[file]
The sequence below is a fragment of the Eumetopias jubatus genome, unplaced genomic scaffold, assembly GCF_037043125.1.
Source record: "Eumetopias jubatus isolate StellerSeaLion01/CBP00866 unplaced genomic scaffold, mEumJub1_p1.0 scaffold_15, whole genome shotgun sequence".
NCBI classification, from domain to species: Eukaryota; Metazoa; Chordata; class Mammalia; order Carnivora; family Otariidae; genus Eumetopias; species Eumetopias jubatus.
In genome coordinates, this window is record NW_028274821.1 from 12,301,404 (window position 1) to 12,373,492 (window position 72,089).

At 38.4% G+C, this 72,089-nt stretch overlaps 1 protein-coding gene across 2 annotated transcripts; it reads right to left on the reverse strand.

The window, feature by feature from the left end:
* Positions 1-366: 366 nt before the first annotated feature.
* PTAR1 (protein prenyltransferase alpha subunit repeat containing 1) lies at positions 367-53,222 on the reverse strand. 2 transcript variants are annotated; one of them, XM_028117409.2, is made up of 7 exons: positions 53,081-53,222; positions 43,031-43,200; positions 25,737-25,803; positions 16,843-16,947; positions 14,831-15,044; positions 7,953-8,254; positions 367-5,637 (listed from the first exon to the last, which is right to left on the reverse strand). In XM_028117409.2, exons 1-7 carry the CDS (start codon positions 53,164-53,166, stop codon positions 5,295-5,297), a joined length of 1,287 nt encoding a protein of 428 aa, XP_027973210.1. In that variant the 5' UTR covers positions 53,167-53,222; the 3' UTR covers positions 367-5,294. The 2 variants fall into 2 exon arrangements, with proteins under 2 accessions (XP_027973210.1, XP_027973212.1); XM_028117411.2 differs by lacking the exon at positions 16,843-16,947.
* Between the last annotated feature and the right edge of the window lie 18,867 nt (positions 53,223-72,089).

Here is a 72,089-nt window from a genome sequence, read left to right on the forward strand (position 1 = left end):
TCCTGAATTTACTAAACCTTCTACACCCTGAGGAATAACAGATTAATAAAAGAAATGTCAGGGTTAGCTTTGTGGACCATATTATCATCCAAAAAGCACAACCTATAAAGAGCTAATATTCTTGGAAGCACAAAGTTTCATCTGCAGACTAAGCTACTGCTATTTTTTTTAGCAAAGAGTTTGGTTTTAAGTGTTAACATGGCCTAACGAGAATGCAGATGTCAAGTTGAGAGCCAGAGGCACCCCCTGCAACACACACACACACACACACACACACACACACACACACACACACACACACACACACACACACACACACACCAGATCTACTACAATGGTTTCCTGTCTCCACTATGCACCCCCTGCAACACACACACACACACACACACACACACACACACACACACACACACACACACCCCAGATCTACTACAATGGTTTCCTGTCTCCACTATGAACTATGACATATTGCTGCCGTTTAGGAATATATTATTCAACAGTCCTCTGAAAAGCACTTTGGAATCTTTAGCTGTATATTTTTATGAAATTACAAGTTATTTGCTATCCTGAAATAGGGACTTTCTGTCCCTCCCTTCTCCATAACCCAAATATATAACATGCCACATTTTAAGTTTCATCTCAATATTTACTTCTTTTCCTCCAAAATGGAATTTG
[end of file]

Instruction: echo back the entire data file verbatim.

The sequence below is a fragment of the Eumetopias jubatus genome, unplaced genomic scaffold, assembly GCF_037043125.1.
Source record: "Eumetopias jubatus isolate StellerSeaLion01/CBP00866 unplaced genomic scaffold, mEumJub1_p1.0 scaffold_15, whole genome shotgun sequence".
NCBI classification, from domain to species: Eukaryota; Metazoa; Chordata; class Mammalia; order Carnivora; family Otariidae; genus Eumetopias; species Eumetopias jubatus.
In genome coordinates, this window is record NW_028274821.1 from 12,301,404 (window position 1) to 12,373,492 (window position 72,089).

At 38.4% G+C, this 72,089-nt stretch overlaps 1 protein-coding gene across 2 annotated transcripts; it reads right to left on the reverse strand.

The window, feature by feature from the left end:
* Positions 1-366: 366 nt before the first annotated feature.
* PTAR1 (protein prenyltransferase alpha subunit repeat containing 1) lies at positions 367-53,222 on the reverse strand. 2 transcript variants are annotated; one of them, XM_028117409.2, is made up of 7 exons: positions 53,081-53,222; positions 43,031-43,200; positions 25,737-25,803; positions 16,843-16,947; positions 14,831-15,044; positions 7,953-8,254; positions 367-5,637 (listed from the first exon to the last, which is right to left on the reverse strand). In XM_028117409.2, exons 1-7 carry the CDS (start codon positions 53,164-53,166, stop codon positions 5,295-5,297), a joined length of 1,287 nt encoding a protein of 428 aa, XP_027973210.1. In that variant the 5' UTR covers positions 53,167-53,222; the 3' UTR covers positions 367-5,294. The 2 variants fall into 2 exon arrangements, with proteins under 2 accessions (XP_027973210.1, XP_027973212.1); XM_028117411.2 differs by lacking the exon at positions 16,843-16,947.
* Between the last annotated feature and the right edge of the window lie 18,867 nt (positions 53,223-72,089).

Here is a 72,089-nt window from a genome sequence, read left to right on the forward strand (position 1 = left end):
TCCTGAATTTACTAAACCTTCTACACCCTGAGGAATAACAGATTAATAAAAGAAATGTCAGGGTTAGCTTTGTGGACCATATTATCATCCAAAAAGCACAACCTATAAAGAGCTAATATTCTTGGAAGCACAAAGTTTCATCTGCAGACTAAGCTACTGCTATTTTTTTTAGCAAAGAGTTTGGTTTTAAGTGTTAACATGGCCTAACGAGAATGCAGATGTCAAGTTGAGAGCCAGAGGCACCCCCTGCAACACACACACACACACACACACACACACACACACACACACACACACACACACACACACACACACACACACCAGATCTACTACAATGGTTTCCTGTCTCCACTATGCACCCCCTGCAACACACACACACACACACACACACACACACACACACACACACACACACACACCCCAGATCTACTACAATGGTTTCCTGTCTCCACTATGAACTATGACATATTGCTGCCGTTTAGGAATATATTATTCAACAGTCCTCTGAAAAGCACTTTGGAATCTTTAGCTGTATATTTTTATGAAATTACAAGTTATTTGCTATCCTGAAATAGGGACTTTCTGTCCCTCCCTTCTCCATAACCCAAATATATAACATGCCACATTTTAAGTTTCATCTCAATATTTACTTCTTTTCCTCCAAAATGGAATTTG